What Good is Government?

What is government for? When it comes to health, government is there to be boss, according to Collective member Susan Erikson. 

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Public order and police vehicles in Bonn, Germany. Photo from Unsplash

What is government for? Life, liberty, and the pursuit of happiness, as Americans posit? Peace, order, and good governance, as many Commonwealth countries favor? Promoting profits? Protecting people? Arbitrating grievances? Safekeeping the money supply? You can tell a lot about a person – and a country – from their answers.

This fundamental question bedevils people around the world right now. Workers, business folk, and everyday citizens – who have gone entire lifetimes without having to think about what government ought to do – are racking their brains to figure out why it feels like there is no consensus about governments’ role anymore. Bewilderment is introducing new ‘feels levels’: Here in Canada, after experiencing recent pelts of stormy political chaos (see also truckers’ three-week occupation of Ottawa and the scary security breaches targeting pols), we’re at feels level orange: severe-storms-possible. We’re desperately hoping we don’t move into the red zone: severe-storms-likely. We’ve seen quite enough of that storming south of our border, thank you.

What difference does it make who’s in power? In one answer, viewed over four million times on social media, a teacher boiled down the differences between conservatives and progressives to whether they want their government to favor profits or people. The teacher’s rant was overtly simplified (he said people need that). Of course, it’s not that conservatives never think about people, or that progressives ignore profits. But he hit on what people think about first when they think of their government. What do they want their government to do mostly? Enable easy profit-taking or bolster equity and well-being? Attempts to do both often means private gain on the public dime.

Our Collective for the Political Determinants of Health is institutionalist to its core; we believe that how humans formally govern themselves shapes health likelihoods. How people order themselves matters, health-wise. As hundreds of studies show, human health and wellness are not widgets that improve with competitive pressure and market fluctuations. But it’s also true that humans need markets of exchange to live. Lots of us conduct research on where the sweet spot is between pushing for profits and providing for people. Many of us have found that equitable health outcomes depend on who’s in charge of organizing the relationship between profits and people.

Organizing population health is one thing government is for. The legislated deepening of protected human rights and freedoms, articulated after World War II and more broadly advanced in the 1960s, for example, was a start. In marches toward universal healthcare, governments, not the private sector, assured the best health outcomes. Recent backward turns – in reproductive health, voting rights, and drug pricing – raise the spectre, again, of what government is for.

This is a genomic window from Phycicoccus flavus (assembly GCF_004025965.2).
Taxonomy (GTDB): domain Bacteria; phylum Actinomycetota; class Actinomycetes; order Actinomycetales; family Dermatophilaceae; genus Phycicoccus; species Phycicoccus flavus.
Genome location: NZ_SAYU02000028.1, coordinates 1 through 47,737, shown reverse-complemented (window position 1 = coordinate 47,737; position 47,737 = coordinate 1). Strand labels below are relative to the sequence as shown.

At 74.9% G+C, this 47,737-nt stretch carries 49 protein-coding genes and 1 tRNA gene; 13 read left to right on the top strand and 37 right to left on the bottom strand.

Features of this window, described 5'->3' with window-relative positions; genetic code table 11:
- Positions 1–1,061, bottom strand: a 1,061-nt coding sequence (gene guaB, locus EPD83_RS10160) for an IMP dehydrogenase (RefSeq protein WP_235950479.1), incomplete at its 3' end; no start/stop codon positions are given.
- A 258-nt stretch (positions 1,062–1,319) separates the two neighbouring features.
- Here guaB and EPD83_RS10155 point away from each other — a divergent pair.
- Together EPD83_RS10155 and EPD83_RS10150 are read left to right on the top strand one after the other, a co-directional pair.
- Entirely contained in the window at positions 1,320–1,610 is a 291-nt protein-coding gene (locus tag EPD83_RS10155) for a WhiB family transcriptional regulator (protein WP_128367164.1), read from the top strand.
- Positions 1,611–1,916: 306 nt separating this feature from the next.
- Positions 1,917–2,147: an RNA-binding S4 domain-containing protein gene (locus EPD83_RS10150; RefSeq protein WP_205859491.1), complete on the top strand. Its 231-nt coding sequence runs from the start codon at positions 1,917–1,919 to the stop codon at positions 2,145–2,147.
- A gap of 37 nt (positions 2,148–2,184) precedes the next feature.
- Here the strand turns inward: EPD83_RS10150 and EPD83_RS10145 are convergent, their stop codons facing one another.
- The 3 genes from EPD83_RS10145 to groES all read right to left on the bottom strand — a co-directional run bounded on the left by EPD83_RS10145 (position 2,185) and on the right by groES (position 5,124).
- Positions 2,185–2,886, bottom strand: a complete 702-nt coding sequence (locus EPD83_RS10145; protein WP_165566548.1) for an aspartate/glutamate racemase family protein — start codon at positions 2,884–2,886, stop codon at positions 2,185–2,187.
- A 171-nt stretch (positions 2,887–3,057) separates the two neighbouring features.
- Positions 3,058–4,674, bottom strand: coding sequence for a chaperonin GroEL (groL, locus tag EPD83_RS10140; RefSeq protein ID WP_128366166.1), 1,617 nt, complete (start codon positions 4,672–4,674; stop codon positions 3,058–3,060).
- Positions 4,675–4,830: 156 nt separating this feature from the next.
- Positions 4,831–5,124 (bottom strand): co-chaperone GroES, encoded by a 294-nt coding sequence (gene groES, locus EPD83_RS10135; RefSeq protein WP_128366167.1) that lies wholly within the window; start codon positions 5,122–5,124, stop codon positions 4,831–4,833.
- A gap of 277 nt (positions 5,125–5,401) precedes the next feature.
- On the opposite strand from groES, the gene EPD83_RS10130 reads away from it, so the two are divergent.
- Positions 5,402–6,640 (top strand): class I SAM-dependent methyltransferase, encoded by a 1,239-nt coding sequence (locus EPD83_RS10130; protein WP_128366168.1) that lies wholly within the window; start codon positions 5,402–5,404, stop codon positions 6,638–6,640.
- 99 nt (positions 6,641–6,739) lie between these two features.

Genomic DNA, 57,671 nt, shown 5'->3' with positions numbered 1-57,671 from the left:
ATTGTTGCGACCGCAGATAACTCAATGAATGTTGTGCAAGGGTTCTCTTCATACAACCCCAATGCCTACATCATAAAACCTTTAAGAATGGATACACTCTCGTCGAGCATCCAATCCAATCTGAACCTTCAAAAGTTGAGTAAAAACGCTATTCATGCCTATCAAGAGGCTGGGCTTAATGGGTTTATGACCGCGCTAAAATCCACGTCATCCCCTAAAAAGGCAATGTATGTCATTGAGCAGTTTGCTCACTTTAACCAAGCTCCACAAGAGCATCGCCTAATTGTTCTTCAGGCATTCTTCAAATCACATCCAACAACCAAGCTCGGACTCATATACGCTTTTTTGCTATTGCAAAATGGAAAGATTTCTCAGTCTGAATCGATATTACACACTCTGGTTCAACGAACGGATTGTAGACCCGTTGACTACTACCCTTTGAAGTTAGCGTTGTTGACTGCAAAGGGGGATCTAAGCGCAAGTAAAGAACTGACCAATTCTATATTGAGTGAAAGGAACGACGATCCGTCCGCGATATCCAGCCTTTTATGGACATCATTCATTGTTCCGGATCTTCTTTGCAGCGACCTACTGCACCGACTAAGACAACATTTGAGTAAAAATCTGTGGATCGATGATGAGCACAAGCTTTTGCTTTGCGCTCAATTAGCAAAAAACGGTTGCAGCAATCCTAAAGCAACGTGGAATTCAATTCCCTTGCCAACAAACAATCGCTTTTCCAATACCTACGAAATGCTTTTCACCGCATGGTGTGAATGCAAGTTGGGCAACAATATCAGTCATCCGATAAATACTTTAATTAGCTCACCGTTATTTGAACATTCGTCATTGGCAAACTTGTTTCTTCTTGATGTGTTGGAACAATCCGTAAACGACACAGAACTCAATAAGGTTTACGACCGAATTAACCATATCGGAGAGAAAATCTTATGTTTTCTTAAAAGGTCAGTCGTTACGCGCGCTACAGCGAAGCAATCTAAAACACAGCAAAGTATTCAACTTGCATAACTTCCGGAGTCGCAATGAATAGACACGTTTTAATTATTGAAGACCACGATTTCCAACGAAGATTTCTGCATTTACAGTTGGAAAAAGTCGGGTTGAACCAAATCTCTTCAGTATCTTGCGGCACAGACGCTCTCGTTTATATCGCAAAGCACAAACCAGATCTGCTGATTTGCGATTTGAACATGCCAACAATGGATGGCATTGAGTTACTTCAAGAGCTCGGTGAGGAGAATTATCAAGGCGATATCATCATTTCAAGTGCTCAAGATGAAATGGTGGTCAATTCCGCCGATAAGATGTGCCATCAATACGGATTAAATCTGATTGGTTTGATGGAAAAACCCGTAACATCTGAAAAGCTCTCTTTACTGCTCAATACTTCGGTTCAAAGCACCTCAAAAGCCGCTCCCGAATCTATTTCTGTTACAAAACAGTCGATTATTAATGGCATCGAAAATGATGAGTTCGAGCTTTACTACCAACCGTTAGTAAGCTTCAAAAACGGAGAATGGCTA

The United States provides an interesting case study of what ‘too much’ market can mean for a society. Even before the COVID-19 pandemic, decades of glorifying business models that hail profit-by-disruption-and-any-means correlated with unprecedented declines in US health indicators. The pandemic heightened those declines. ‘Disruption’ – that gospel of business innovation – is, in fact, a stupid principle for organizing a national healthcare strategy. Human health and well-being depend on consistency – a constant supply of well-trained practitioners; unremitting access to both routine and acute care systems; and assiduous means to medicines and surgeries as needed over a lifetime. You know, the boring stuff that makes possible a healthy, productive, and yes, profit-bearing society. 

What is government for? When it comes to health, government is there to be boss, organizing care, shaping right-sized private investment, and deterring business’ bent on glossing bad health fallouts as unfortunate but necessary by-products of profitable business pursuits.

And that pursuit of happiness fetish? That’s a vexing national government aim, isn’t it! What if your happy place is domination? Or fascism? Or hurts certain people, or denies them care, intentionally!  It happens.  It’s happening.

Peace. Order. Good governance. So good for you – and, by design, for population health.

By Susan Erikson
Published Sep. 15, 2022 2:01 PM - Last modified Sep. 19, 2022 9:10 AM

About this blog

A blog written by members of The Political Determinants of Health Collective, where they discuss how their work contributes to furthering knowledge and research in this area.